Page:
Going short: It is a margin trade that gives profit if the price goes down.
Bullish: Being optimistic that the price of cryptocurrency is going to increase.
Bearish: This is an expectation that the price of cryptocurrency is going to decrease.
ATH: This simply means All-Time-High. This is the highest point that has been reached by a particular coin or token. Take for instance, Bitcoin’s ATH is about $20,000 and this was achieved around December 2017 and January 2018.
Altcoin: A word used to qualify other cryptocurrencies which is not Bitcoin. Examples of altcoins are Ripple, NEO, EOS, Vechain, Electroneum etc.
Tokens: These are ‘currency’ of projects which are hosted on the ethereum network. They raise money by issuing their own tokens to the general public. Tokens have a significant use in the project's ecosystem. Examples of tokens are Enjin Coin (ENJ), Zilliqa (ZIL), OmiseGO (OMG), Augur (REP) etc.
ICO: The full meaning is Initial Coin Offering. This is synonymous to an IPO in the non-crypto world. Startups give out their own token in exchange for Bitcoin or ether.
Shilling / pumping: An act of advertising another cryptocurrency. It is mostly done in a way that tricks as many people as possible into believing that a coin or token will get to a higher price in the future.
Market Cap: This is the total value of a cryptocurrency. To calculate this, one has to multiply the total supply of coins by the current market price. You can get a run-down of several cryptocurrency projects on Coinmarketcap.
Stable coin: This is a cryptocurrency which has an extremely low volatility. You can use a stable coin to trade against the overall crypto market.
Arbitrage: A situation where a trader takes advantage of a difference in the price of the same coin / token on two different exchanges.
FOMO: Simply means Fear Of Missing Out. That overwhelming feeling that one needs to get on board when there is a massive rise in the price of a commodity. This is also applicable in the crypto space.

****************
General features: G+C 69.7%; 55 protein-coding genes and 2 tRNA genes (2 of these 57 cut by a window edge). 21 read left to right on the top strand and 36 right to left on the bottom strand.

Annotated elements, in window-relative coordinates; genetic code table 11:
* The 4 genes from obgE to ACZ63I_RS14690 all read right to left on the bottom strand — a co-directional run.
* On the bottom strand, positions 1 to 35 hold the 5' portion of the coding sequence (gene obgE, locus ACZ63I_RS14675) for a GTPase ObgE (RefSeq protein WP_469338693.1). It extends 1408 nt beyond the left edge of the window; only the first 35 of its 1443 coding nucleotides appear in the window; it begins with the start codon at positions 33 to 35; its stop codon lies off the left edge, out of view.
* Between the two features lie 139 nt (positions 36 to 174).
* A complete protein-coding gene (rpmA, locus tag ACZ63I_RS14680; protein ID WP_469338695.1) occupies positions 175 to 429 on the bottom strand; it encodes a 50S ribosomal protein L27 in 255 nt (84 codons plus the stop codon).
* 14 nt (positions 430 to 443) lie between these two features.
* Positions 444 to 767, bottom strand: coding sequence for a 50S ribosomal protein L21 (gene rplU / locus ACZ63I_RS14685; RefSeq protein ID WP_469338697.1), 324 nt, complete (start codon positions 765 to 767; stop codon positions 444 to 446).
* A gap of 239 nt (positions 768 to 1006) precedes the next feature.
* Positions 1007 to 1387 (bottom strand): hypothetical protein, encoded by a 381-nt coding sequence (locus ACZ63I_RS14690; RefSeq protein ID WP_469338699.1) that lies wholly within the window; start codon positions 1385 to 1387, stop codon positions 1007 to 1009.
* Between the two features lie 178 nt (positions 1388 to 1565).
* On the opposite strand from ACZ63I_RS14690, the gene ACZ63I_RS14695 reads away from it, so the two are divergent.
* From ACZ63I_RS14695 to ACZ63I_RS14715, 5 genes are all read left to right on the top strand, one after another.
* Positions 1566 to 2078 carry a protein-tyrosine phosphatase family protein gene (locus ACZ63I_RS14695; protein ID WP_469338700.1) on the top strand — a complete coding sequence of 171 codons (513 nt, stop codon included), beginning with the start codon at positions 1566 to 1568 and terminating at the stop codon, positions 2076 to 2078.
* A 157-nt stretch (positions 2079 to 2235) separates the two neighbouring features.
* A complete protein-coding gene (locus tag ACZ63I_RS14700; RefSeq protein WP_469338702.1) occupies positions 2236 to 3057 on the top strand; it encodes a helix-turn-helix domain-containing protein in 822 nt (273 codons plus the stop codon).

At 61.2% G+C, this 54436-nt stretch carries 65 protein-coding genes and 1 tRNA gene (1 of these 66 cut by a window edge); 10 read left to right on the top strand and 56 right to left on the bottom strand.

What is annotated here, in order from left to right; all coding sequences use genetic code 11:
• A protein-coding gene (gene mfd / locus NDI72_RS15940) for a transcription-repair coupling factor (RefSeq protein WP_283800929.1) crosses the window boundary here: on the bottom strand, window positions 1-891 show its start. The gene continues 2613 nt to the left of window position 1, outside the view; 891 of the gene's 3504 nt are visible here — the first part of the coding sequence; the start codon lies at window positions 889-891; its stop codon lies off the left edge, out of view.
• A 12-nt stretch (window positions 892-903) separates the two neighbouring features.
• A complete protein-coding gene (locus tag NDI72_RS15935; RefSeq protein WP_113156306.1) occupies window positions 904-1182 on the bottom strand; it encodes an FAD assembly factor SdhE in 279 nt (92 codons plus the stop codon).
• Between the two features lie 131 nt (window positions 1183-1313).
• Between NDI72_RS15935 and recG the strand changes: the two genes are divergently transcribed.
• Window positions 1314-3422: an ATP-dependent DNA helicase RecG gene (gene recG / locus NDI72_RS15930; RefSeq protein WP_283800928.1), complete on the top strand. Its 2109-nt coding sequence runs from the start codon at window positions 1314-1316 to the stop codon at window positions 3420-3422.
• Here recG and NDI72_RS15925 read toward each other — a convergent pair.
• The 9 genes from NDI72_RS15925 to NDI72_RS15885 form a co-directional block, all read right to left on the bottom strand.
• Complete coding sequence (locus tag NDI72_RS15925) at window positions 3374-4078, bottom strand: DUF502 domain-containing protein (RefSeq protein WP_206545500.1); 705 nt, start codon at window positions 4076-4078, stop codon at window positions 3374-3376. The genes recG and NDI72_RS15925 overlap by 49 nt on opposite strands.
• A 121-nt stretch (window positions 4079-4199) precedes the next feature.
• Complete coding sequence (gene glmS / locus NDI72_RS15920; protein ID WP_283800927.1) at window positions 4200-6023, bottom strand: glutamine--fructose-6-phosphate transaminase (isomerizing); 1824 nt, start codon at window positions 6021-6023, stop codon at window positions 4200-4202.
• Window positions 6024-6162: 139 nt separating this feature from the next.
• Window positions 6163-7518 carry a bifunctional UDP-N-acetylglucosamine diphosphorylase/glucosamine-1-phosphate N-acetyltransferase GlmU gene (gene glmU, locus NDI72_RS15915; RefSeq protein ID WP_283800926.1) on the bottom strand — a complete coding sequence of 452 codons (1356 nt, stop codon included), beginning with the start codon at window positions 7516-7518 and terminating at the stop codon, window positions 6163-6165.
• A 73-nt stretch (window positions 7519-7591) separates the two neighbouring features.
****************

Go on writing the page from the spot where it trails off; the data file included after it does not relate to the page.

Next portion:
FUD: Fear, Uncertainty, and Doubt. It is a baseless negativity which is spread intentionally by someone or a group of people who want the price of cryptocurrency to decrease.
FUDster: A person who spreads FUD.
Pump And Dump: This happens when an altcoin gets a ton of attention, leading to a massive increase in price, and likewise followed by a big price crash of that altcoin.
ROI: Return on Investment. The percentage profit a trader makes on an initial investment (i.e. A 100% ROI simply indicates that a trader doubled his money).
TA: Trend Analysis or Technical Analysis. A way of examining current coin charts so as to make predictions for the next market movement.

Next, we will be moving on to crytocurrency terms and definitions that are ethereum related.
Dapp: Decentralized Application. It is an application that uses a decentralized peer-to-peer network like Ethereum smart contract as its back-end code.
Bagholder: A person who still holds on to a particular altcoin despite having a pump and dump crash.
Smart contract: This is a code that is deployed onto the Ethereum blockchain, it often helps with the direct interaction of how money flows from one point to another.
The Flippening: A future event showing the capacity of Ethereum’s market cap (or some other cryptocurrency) surpassing Bitcoin’s market cap, making Ethereum the most ‘valuable’ crypto-currency.